If you are after some fodder for your next pub trivia night, this factsheet on pomegranates has it in droves.  One of the oldest cultivated fruit trees in the world, the pomegranate has appeared in Greek mythology and hymns dating back to the 7th century BC – a feat not matched by any other berry or fruit.  In fact, there are some schools of thought that suggest the pomegranate was in fact the “forbidden fruit” in the Bible, rather than the humble apple.  Either way, the pomegranate is a backyard beauty, and a must have in your “Garden of Eden”.

The fruit of the pomegranate is incredibly attractive, but the real winner here is the fleshy seeds inside.  Tart, citrusy and incredibly juicy, pomegranate seeds have suddenly become hip again, and have appeared in dishes and desserts from Masterchef to Michelin starred restaurants.

Originating from Persia, Afghanistan and thereabouts, the cultivated pomegranate (Punica granatum) translates as “seeded apple”, but is in fact a true berry…and a tough one at that.  A deciduous tree growing to around 5m x 4m, with an attractive, somewhat shrubby habit, the pomegranate will tolerate a range of soils, from lovely and loamy to tough and clayey. Seriously, these things are so easy to grow that everyone should have a go.

Pop your pomegranate in a warm sunny spot where you can enjoy the gorgeous, glossy spring/summer foliage as it changes from red to apple green with the seasons.  As long as the tree is protected from any spring frosts it should be fairly trouble-free; pomegranates are extremely cold tolerant and love a hot, dry summer – perfect for growing in your part of the world! In fact, I reckon pomegranates are pretty good in almost all parts of Australia.

Water is important for pomegranates, so prevent from drying out over spring – it will improve growth and fruit set in the long run.  Water for the rest of the year can be fairly limited – they don’t need too much, especially not in heavier clay soils.

Don’t be afraid to prune your pomegranates, and this is best done over winter.  The idea is to clear out the middle of the tree a bit to prevent over-crowding.  Remember though that pomegranates bear their fruit on mature wood, so don’t go too silly with the secateurs.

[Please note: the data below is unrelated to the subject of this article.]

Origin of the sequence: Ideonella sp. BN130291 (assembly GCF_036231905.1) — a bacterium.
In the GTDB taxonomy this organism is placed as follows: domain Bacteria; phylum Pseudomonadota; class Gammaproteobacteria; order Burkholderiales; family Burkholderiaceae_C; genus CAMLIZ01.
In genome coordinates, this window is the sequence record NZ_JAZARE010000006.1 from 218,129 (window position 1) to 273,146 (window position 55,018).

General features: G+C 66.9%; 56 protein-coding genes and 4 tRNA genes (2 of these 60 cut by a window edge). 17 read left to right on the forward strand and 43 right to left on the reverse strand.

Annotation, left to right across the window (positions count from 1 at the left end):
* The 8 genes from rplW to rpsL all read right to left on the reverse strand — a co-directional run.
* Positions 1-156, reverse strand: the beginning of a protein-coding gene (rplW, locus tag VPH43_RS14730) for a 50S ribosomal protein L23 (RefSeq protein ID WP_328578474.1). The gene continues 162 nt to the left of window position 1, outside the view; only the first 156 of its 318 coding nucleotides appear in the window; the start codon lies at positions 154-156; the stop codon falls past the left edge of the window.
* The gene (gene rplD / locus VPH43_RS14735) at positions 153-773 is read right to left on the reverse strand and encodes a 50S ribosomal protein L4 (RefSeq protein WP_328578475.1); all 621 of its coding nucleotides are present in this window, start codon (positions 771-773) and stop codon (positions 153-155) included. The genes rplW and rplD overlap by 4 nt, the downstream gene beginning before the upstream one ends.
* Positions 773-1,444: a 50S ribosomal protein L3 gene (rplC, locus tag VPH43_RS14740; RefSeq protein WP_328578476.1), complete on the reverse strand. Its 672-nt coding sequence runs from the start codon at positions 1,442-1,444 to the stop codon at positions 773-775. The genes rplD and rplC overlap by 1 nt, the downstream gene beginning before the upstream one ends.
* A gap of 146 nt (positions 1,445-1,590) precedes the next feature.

Oh, if you live in an area that is susceptible to Queensland fruit fly, think about enacting a control program, as these little pests LOVE a pomegranate.

Pomegranates are ready to harvest in autumn to winter, and the secret here is to grab the biggest, brightest fruits first.  If picked at the right time, pomegranates can be stored successfully for a couple of months in a dark, cool place or the fridge.

Variety is the spice of life, so, if you are in the hunt for some delicious pomegranates, try these out for size:

Wonderful – Possibly the most popular pomegranate in the world, Wonderful is, simply put, wonderful!  Beautiful, medium to large, deep red fruit is borne on a vigourous, attractive tree.  The seeds are juicy, sweet, fragrant, and perfect for juicing, eating fresh, and bunging in a recipe.

Gulosha azerbaijani – Ugly fruit, but the flavour of the seeds is something else!  This variety produces medium to large sized, slightly elongated fruit with a pinkish hue, but the internal seeds are deep red, large and very juicy.

Gulosha rosavaya – From Russia with love comes this perfect pomegranate – light pink, large sized fruit bears masses of sweet, juicy, slightly acidic seeds that are truly divine.

ElcheA fab little fruit from Spain, Elche produces lovely pink fruit, the seeds of which are bursting with juice.  May not be as cold tolerant as other varieties, but give it a go in a warmer spot.

Ben Hur – Purporting to grow fruit to 1.2kg, Ben Hur is a newer variety of Australian bred pomegranate with fruit resembling cricket balls.  The seeds are reportedly juicy, sweet and flavoursome…give it a go at your place!

Pomegranate flower pic: Elaine Shallue (SGA)